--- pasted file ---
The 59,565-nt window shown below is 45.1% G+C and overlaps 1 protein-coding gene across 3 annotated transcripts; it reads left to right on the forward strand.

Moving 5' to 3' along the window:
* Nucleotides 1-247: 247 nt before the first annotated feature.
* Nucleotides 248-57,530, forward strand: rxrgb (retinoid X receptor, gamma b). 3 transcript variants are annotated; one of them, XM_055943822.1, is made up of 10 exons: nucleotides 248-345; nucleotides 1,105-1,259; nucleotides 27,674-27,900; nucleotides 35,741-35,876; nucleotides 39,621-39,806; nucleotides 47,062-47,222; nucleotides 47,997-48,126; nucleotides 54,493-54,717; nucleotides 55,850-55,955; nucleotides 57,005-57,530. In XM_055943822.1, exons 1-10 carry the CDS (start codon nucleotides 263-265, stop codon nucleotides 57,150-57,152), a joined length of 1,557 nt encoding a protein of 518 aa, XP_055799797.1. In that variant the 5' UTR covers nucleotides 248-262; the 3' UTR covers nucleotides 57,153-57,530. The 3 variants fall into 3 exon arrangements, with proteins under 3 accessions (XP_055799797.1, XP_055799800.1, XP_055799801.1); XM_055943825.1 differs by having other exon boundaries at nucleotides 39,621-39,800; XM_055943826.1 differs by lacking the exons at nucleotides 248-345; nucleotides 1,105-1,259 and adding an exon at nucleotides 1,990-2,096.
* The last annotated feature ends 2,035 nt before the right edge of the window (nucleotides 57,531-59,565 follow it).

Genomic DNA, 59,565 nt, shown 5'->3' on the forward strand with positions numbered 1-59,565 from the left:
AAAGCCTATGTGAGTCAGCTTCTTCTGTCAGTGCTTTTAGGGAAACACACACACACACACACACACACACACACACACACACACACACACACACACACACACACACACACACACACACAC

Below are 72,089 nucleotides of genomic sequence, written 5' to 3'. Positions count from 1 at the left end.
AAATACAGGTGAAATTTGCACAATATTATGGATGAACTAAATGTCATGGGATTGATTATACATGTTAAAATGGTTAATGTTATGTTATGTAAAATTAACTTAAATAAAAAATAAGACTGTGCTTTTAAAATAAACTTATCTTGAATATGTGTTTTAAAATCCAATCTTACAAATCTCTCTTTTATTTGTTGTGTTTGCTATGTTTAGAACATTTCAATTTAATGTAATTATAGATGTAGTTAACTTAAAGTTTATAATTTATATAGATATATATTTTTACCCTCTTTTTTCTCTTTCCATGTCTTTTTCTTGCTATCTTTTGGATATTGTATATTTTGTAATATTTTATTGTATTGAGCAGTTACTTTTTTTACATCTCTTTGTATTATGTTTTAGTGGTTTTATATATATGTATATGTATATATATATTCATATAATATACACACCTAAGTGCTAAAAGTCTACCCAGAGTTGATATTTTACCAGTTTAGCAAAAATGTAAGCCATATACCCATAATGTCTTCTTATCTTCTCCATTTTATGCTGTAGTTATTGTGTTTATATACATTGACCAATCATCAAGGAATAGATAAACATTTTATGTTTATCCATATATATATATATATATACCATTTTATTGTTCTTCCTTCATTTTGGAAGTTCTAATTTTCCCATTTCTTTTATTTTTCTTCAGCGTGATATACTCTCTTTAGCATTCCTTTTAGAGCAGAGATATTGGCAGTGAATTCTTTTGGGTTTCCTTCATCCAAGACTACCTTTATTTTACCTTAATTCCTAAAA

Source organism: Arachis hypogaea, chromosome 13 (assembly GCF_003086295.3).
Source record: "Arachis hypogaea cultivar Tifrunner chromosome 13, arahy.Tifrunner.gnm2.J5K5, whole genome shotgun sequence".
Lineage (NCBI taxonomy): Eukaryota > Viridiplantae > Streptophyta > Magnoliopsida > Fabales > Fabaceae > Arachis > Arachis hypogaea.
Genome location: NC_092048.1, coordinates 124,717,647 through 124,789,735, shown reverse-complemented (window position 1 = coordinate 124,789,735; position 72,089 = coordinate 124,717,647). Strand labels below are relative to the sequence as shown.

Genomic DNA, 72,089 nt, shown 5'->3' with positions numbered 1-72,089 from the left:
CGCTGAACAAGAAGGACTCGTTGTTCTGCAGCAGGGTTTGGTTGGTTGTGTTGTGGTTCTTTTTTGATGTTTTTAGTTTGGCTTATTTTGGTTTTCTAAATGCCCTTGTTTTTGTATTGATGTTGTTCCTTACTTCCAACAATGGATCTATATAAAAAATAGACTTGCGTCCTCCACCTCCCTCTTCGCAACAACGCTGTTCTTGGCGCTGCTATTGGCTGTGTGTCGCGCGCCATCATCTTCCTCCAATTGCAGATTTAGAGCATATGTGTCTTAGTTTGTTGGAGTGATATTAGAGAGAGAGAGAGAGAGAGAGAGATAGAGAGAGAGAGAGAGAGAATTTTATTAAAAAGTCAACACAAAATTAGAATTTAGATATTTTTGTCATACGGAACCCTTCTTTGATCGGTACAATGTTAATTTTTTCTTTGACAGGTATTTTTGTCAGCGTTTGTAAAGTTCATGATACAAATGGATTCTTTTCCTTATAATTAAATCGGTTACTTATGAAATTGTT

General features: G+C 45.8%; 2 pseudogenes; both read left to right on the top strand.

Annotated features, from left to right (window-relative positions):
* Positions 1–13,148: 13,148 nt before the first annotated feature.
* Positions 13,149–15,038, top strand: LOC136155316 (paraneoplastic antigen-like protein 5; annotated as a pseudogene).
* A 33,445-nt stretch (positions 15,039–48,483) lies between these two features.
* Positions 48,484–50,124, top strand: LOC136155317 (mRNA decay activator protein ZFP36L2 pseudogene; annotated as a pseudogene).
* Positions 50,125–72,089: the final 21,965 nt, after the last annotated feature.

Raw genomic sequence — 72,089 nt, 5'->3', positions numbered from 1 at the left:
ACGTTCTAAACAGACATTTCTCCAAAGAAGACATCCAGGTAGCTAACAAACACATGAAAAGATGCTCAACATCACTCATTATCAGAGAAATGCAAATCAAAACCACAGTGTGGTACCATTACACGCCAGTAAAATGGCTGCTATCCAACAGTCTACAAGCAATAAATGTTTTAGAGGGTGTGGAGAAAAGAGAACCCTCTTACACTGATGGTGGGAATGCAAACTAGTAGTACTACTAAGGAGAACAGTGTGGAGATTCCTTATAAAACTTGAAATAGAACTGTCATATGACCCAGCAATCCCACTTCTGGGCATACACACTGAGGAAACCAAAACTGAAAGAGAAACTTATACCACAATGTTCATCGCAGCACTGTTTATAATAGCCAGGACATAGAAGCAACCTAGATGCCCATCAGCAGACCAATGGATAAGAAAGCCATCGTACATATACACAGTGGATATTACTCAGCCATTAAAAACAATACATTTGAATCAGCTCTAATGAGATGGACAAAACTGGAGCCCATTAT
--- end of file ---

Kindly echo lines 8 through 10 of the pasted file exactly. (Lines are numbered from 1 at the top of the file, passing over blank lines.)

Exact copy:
Below are 72,089 nucleotides of genomic sequence, written 5' to 3'. Positions count from 1 at the left end.
AAATACAGGTGAAATTTGCACAATATTATGGATGAACTAAATGTCATGGGATTGATTATACATGTTAAAATGGTTAATGTTATGTTATGTAAAATTAACTTAAATAAAAAATAAGACTGTGCTTTTAAAATAAACTTATCTTGAATATGTGTTTTAAAATCCAATCTTACAAATCTCTCTTTTATTTGTTGTGTTTGCTATGTTTAGAACATTTCAATTTAATGTAATTATAGATGTAGTTAACTTAAAGTTTATAATTTATATAGATATATATTTTTACCCTCTTTTTTCTCTTTCCATGTCTTTTTCTTGCTATCTTTTGGATATTGTATATTTTGTAATATTTTATTGTATTGAGCAGTTACTTTTTTTACATCTCTTTGTATTATGTTTTAGTGGTTTTATATATATGTATATGTATATATATATTCATATAATATACACACCTAAGTGCTAAAAGTCTACCCAGAGTTGATATTTTACCAGTTTAGCAAAAATGTAAGCCATATACCCATAATGTCTTCTTATCTTCTCCATTTTATGCTGTAGTTATTGTGTTTATATACATTGACCAATCATCAAGGAATAGATAAACATTTTATGTTTATCCATATATATATATATATATACCATTTTATTGTTCTTCCTTCATTTTGGAAGTTCTAATTTTCCCATTTCTTTTATTTTTCTTCAGCGTGATATACTCTCTTTAGCATTCCTTTTAGAGCAGAGATATTGGCAGTGAATTCTTTTGGGTTTCCTTCATCCAAGACTACCTTTATTTTACCTTAATTCCTAAAA

Source organism: Arachis hypogaea, chromosome 13 (assembly GCF_003086295.3).